6: }

Code Analysis will warn you about this type of dead code:

warning : CA1804 : Microsoft.Performance : 'SeriesDataItem.SeriesDataItem(SeriesDataItems, double)' declares a variable, 'dob', of type 'DependencyObject', which is never used or is only assigned to. Use this variable or remove it.

Unused private fields (CA1823)

In the example below, the field _filename is declared and initialized but it's not used anywhere in the assembly. Code Analysis will warn the developer with the following warning and also provides a suggestion as how to resolve the issue.

warning : CA1823 : Microsoft.Performance : It appears that field 'PatientVitals._filename' is never used or is only ever assigned to. Use this field or remove it.

This type of warning could be a bug in the code that should be investigated further.

   1: public class PatientVitals
   2:  {
   3:      private readonly char[] COMMA_SEPARATOR = new char[] { ',' };
   4:      private Dictionary<string, Waveform> _waveforms = new Dictionary<string, Waveform>();
   5:      private string _filename;
   6:  
   7:      public PatientVitals(string filename)
   8:      {
   9:          this._filename = filename;
  10:          this.ReadWaveformData(filename);
  11:      }
  12:  
  13:      // rest of class not shown

Unused parameters (CA1801)

This type of dead code might actually be a symptom of a real bug in the code. In the following example, the parameter nextValue is not used anywhere inside the method.

   1: private void ScrollPoints(double nextValue)
   2: {
   3:     DrawSeries();
   4:  
   5:     if (_chartPoints.Count == _chartPoints.Capacity)
   6:     {
   7:         _chartClock.Controller.SkipToFill();
   8:         _chartClock.Controller.Begin();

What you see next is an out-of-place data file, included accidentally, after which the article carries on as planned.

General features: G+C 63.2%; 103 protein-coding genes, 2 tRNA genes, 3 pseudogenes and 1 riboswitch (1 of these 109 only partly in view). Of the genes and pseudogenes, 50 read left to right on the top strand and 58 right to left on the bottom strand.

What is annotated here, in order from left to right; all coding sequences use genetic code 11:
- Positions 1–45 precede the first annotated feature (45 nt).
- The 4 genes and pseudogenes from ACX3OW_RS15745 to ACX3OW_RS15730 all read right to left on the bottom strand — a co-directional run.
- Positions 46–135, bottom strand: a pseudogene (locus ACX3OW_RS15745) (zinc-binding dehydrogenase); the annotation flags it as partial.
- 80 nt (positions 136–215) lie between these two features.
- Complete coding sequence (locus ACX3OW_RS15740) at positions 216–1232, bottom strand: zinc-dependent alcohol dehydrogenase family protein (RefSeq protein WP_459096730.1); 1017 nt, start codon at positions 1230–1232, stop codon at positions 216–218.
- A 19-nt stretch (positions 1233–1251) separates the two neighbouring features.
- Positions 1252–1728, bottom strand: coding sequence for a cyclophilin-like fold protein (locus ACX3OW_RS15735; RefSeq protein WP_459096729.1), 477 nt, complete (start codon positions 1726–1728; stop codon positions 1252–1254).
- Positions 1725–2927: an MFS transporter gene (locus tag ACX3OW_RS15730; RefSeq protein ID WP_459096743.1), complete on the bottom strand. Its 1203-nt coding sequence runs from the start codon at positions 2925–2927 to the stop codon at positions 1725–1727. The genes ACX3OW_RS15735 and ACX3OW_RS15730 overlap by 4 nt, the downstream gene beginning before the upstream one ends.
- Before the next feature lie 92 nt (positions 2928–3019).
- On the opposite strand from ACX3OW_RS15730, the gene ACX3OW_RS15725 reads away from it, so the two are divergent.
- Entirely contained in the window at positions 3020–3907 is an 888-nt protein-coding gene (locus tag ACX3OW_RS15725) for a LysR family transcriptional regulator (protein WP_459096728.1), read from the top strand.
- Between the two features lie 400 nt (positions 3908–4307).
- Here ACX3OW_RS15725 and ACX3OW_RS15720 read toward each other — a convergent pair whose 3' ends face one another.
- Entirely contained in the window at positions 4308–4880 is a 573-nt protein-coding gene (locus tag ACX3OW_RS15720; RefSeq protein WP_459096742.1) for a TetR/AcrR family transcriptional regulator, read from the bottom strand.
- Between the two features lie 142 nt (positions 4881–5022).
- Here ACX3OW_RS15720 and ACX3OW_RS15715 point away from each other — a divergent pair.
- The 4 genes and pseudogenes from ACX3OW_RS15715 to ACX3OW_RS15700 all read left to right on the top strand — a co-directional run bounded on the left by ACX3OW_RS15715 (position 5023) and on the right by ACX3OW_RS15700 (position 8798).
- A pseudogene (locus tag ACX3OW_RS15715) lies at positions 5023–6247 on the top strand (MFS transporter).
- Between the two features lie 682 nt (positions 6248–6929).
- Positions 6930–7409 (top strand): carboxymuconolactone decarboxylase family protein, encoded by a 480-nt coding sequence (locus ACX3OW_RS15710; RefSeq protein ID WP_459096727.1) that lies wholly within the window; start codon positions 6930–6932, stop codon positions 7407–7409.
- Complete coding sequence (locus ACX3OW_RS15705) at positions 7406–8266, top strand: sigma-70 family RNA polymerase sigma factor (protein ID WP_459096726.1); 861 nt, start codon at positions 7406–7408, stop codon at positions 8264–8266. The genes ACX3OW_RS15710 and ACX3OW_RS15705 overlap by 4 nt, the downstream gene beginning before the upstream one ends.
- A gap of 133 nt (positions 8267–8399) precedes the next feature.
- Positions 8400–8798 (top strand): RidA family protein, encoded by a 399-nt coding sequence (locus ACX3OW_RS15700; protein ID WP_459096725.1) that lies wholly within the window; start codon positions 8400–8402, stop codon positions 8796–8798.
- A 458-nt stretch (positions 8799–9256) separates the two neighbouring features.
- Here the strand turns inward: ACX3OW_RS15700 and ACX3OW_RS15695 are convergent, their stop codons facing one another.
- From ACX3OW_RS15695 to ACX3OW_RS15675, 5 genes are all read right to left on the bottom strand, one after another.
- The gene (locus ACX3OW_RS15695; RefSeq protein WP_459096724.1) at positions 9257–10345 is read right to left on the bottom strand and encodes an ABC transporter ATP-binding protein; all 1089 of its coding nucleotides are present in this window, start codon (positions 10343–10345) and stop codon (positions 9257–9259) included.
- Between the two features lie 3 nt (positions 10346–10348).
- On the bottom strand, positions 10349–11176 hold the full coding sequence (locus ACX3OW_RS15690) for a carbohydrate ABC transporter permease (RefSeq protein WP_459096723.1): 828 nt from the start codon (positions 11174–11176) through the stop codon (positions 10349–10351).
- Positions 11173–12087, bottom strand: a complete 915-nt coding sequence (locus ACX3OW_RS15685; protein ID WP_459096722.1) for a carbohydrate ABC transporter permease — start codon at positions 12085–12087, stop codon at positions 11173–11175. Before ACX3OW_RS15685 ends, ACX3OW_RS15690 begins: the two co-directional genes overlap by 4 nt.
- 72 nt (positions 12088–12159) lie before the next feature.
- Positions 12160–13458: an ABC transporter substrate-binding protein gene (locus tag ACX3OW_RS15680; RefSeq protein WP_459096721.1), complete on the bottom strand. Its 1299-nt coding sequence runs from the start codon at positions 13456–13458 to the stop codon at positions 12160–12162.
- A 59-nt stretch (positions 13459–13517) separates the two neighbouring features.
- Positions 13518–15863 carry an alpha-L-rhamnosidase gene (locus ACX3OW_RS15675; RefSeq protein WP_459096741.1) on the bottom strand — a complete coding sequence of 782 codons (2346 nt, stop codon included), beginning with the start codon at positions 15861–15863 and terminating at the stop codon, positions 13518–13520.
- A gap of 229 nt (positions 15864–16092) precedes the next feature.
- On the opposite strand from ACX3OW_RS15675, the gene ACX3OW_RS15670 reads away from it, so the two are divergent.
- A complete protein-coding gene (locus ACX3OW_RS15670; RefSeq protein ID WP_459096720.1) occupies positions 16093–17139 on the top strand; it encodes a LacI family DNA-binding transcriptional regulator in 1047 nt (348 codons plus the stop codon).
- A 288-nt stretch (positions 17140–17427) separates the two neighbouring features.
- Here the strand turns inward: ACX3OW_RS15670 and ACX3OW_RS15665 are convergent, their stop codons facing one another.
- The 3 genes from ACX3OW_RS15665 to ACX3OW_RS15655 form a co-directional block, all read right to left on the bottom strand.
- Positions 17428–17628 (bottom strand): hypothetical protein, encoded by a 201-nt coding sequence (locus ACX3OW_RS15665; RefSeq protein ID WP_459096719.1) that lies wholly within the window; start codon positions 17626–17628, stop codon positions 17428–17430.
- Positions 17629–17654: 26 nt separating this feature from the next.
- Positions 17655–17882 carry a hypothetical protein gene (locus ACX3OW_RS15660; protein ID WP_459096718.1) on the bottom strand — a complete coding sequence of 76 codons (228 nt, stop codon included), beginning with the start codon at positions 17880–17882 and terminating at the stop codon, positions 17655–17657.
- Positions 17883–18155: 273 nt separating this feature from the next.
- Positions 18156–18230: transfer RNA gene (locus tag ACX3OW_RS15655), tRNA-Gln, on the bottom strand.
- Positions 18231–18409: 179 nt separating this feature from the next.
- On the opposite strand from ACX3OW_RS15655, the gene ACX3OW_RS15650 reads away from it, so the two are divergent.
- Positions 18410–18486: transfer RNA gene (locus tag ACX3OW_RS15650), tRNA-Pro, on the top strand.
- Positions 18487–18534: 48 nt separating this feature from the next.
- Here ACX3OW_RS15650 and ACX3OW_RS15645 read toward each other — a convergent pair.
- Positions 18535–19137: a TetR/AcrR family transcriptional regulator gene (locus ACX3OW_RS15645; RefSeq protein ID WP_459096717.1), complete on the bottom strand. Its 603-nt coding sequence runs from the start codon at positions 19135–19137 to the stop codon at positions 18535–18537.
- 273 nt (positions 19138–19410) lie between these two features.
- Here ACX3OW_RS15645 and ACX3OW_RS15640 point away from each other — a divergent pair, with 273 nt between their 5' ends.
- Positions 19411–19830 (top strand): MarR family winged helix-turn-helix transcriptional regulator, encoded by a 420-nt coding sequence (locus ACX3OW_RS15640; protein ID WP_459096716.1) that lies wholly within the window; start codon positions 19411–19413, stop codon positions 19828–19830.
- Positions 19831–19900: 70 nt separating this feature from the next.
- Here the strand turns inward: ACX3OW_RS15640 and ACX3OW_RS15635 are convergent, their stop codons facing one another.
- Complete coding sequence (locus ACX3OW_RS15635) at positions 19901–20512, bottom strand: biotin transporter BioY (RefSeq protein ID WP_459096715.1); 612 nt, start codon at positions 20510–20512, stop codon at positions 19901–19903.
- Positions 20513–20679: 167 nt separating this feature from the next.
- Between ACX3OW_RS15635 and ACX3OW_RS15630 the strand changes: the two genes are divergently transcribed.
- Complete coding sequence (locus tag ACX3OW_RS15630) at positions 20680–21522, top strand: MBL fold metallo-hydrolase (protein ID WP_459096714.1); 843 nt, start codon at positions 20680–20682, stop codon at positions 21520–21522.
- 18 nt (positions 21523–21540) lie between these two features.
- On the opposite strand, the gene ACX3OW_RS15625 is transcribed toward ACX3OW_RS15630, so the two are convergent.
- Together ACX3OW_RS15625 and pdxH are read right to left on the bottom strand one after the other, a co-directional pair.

9:     }
  10: }

It's always worrisome when a parameter is passed to a method but never used. If you have this type dead code, code analysis will warn you about it. It should definitely be investigated further.

warning : CA1801 : Microsoft.Usage : Parameter 'nextValue' of 'Chart.ScrollPoints(double)' is never used. Remove the parameter or use it in the method body.

Internal classes that are not instantiated (CA1812)

This type of dead code is much less common than the other types mentioned above. If you declare an inner class but do not instantiate it, Code Analysis will warn you with the following message:

warning : CA1812 : Microsoft.Performance : 'Order.OrderItem' is an internal class that is apparently never instantiated. If so, remove the code from the assembly. If this class is intended to contain only static methods, consider adding a private constructor to prevent the compiler from generating a default constructor.

In the following example, the inner class OrderItem is never instantiated from the Order class.

   1: public class Order
   2: {
   3:     private List<OrderItem> orderItems = new List<OrderItem>();
   4:  
   5:     public Order()
   6:     {
   7:     }
   8:  
   9:     private class OrderItem
  10:     {
  11:     }
  12: }

Habib Heydarian.